I’ve never seen a movie quite like The Myth of the American Sleepover. Actually, let me expand upon that statement. I’ve seen a lot of movies sort of like it: ensemble teen hangout comedies set entirely during one night. It is perhaps my favorite subgenre of film. But none of those I’ve ever seen feel even remotely like this. It’s a joke-free comedy that’s all hazy and wandering, filled with scenes and settings that feel like they came out of a half-waking dream. It’s a pocket symphony tone poem, David Robert Mitchell’s Eine kleine Nachtmusik.
This is Mitchell’s debut film and the first of his I’ve seen. He rose to prominence for applying a similarly diffuse lens to teen horror in 2014’s It Follows, then plunged deeper into cult fandom with 2018’s divisive Under the Silver Lake. I am now very excited to see those films; Myth of the American Sleepover’s slightly disorienting texture feels perfect for an unsettling horror or crime film. In fact, I half expected the airy tone to curdle and culminate in some sort of tragedy, but it never does. It just floats.
As you might guess from the title, the movie takes place across a handful of overnight gatherings. There’s a low-key slumber party, a keg-fueled rager, a college orientation, and a surreal make-out gathering at a warehouse the feels like it emerged from the subconscious. But none of these settings have much permanent sense of space in the film. The Myth of the American Sleepover is much more about the roaming experience of its various subjects than any of the titular parties, or even the characters themselves.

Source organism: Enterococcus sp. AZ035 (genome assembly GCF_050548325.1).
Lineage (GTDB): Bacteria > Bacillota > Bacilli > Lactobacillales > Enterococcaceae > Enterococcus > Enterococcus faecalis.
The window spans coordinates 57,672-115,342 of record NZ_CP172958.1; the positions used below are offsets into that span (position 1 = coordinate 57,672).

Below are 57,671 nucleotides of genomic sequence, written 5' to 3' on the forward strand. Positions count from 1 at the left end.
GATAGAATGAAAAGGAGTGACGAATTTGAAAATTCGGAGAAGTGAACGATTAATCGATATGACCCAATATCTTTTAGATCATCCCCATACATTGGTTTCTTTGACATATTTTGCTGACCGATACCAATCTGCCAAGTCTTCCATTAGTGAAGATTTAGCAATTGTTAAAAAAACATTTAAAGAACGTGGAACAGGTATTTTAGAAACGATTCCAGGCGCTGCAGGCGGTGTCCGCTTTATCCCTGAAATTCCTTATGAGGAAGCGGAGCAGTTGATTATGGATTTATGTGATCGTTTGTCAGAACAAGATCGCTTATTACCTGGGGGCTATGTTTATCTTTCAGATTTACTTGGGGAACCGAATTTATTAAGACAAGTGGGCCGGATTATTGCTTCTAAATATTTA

There are four main characters, more or less. Maggie (Claire Sloma) is a younger high schooler looking to let loose and hook up with some older kids. Rob (Marlon Morton) spots a beautiful girl at the grocery store and spends the whole night searching for her. Claudia (Amanda Bauer) is a new girl in town who has landed popular boyfriend and gets invited to party. Lastly, Scott (Brett Jacobsen) is a nostalgic graduate in search of a pair of twins who might have had a crush on him.
The cast is almost entirely real teens and amateurs. This gives an authenticity to the teenage awkwardness and ennui. But it also means the acting sucks pretty bad. None of the actors leave much of an impression or give much interiority. They’re just pieces of the puzzle.
The script feels like a first draft, too, and there’s a wild disparity in the quality of the subplots. Rob’s search for his siren has a Homeric quality to it that best taps into the film’s dreamlike ambience. It also has the most fully-formed conclusion of the threads. On the flip side of the coin, the story about Scott searching for the twins is disastrously bad and half-baked. Mitchell probably intended it to feel uncanny and Lynchian as two people merge into one, but it completely bombs. My favorite individual scene comes from Maggie’s thread, when she dances on a pier next to a lake. It’s like a lost scene from a Godard film.
Ultimately, I liked the film for having such a unique tone and texture. Its lack of polish even adds to the charm. I would watch it again in the right mood, if I was feeling mellow and wanted to soak in some late-summer vibes. But take my thumbs-up with a grain of salt: I’m exactly the movie’s ideal audience — a hangout teen comedy die-hard who also enjoys up-their-own-ass art films.